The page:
Seizure Scoring Scale For Penicillin-Induced Partial Seizures.
Seven of the twelve vehicle-treated animals developed the most severe seizures (tonic-clonic seizures without postural control;
The effect of CBD treatment on seizure severity and animal mortality is described in
From these studies it would appear that both THCV (pure) and CBD (pure) show promise as an anti-epileptic for generalized seizure, particularly clonic/tonic seizure. The data generated for a THCV rich extract, containing other cannabinoids including significant amounts of THC, suggest that the THC may be countering the effect of the THCV and that a cannabinoid extract which contains THCV as a major or predominant cannabinoid, but which also contains minimal, or substantially no, THC would be desirable for treating epilepsy.
Furthermore the results with pure CBD suggest that an extract containing significant amounts of both THCV and CBD, but again, minimal or substantially no THC may provide an optimum combination. Accordingly it may prove desirable to prepare a THCV predominant extract in which THC is selectively, and substantially, removed (to levels of less than a few percent). This could be mixed with a CBD rich extract (which contains much lower levels of THC) in which CBD is the major and predominant cannabinoid (also with low levels of THC) to produce an extract with clearly defined, and significant levels of both THCV and CBD, but with insignificant levels of THC. Such an extract may contain other cannabinoids and the non-cannabinoid components which result from extraction, by for example, carbon dioxide as disclosed in WO04/016277, which components may support an “entourage” effect in the endocannabinoid system.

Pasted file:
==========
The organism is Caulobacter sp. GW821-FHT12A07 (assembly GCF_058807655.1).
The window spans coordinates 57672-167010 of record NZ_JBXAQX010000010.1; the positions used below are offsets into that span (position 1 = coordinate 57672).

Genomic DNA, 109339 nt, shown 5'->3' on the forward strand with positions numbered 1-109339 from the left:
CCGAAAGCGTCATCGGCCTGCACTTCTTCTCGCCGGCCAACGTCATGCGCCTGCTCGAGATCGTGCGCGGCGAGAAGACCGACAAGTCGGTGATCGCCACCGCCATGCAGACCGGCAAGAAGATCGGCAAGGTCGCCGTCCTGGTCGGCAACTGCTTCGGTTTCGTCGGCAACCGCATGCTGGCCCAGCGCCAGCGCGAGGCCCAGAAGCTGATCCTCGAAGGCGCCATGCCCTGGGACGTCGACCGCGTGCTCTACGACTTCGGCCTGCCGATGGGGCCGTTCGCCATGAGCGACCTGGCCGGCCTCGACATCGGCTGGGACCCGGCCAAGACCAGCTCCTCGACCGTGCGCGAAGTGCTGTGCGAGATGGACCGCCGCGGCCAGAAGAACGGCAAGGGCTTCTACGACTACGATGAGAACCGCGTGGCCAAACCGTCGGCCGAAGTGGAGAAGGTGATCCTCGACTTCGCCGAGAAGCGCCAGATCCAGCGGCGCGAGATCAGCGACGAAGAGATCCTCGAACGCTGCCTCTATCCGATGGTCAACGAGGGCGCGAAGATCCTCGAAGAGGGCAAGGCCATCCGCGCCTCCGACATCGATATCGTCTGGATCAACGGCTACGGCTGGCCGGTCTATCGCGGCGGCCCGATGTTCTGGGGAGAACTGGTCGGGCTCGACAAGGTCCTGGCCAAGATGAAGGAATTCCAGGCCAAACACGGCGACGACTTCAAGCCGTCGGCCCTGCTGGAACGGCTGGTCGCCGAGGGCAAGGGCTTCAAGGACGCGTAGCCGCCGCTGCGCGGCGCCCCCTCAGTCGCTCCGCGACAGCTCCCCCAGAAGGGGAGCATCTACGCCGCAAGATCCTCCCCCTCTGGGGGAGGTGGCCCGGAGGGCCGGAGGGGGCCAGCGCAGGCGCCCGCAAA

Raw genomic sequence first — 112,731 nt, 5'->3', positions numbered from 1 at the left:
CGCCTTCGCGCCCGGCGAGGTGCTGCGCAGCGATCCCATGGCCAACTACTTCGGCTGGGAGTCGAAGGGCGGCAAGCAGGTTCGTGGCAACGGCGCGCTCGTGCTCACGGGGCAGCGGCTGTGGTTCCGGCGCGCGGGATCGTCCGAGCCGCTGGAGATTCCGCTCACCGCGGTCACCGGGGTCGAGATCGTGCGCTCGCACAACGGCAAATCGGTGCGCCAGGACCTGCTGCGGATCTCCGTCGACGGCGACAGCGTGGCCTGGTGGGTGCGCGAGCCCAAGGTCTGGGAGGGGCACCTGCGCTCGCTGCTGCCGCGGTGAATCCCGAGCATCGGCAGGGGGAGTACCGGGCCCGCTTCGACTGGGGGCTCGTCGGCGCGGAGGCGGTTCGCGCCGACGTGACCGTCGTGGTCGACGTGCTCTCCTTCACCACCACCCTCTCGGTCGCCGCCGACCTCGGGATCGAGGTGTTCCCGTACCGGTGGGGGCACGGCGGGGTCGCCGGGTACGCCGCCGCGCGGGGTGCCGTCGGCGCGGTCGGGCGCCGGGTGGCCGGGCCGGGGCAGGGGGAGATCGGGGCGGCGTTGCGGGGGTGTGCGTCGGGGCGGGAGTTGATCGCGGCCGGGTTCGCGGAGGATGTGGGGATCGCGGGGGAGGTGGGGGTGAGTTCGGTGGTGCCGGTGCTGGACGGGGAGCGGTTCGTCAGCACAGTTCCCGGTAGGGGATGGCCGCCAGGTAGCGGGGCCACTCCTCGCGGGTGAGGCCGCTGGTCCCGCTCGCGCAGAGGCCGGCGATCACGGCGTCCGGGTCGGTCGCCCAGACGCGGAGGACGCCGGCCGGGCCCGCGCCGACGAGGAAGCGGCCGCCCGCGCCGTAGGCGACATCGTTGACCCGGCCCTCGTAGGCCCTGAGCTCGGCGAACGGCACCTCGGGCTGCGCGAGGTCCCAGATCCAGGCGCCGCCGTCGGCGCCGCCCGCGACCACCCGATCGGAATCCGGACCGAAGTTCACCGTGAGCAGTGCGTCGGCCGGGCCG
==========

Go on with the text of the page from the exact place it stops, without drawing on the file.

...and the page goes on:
On dosage, a rat/human conversion factor (×6) suggests a CBD daily dose of at least 600 mg (and optionally between 400 mg and 800 mg) and for THCV at least 1.5 mg (medium) to preferably at least 15 mg (high).
Where a phytocannabinoid extract is to be used, an extract with low or negligible levels of THC and therapeutically effective levels of THCV and/or CBD is desired.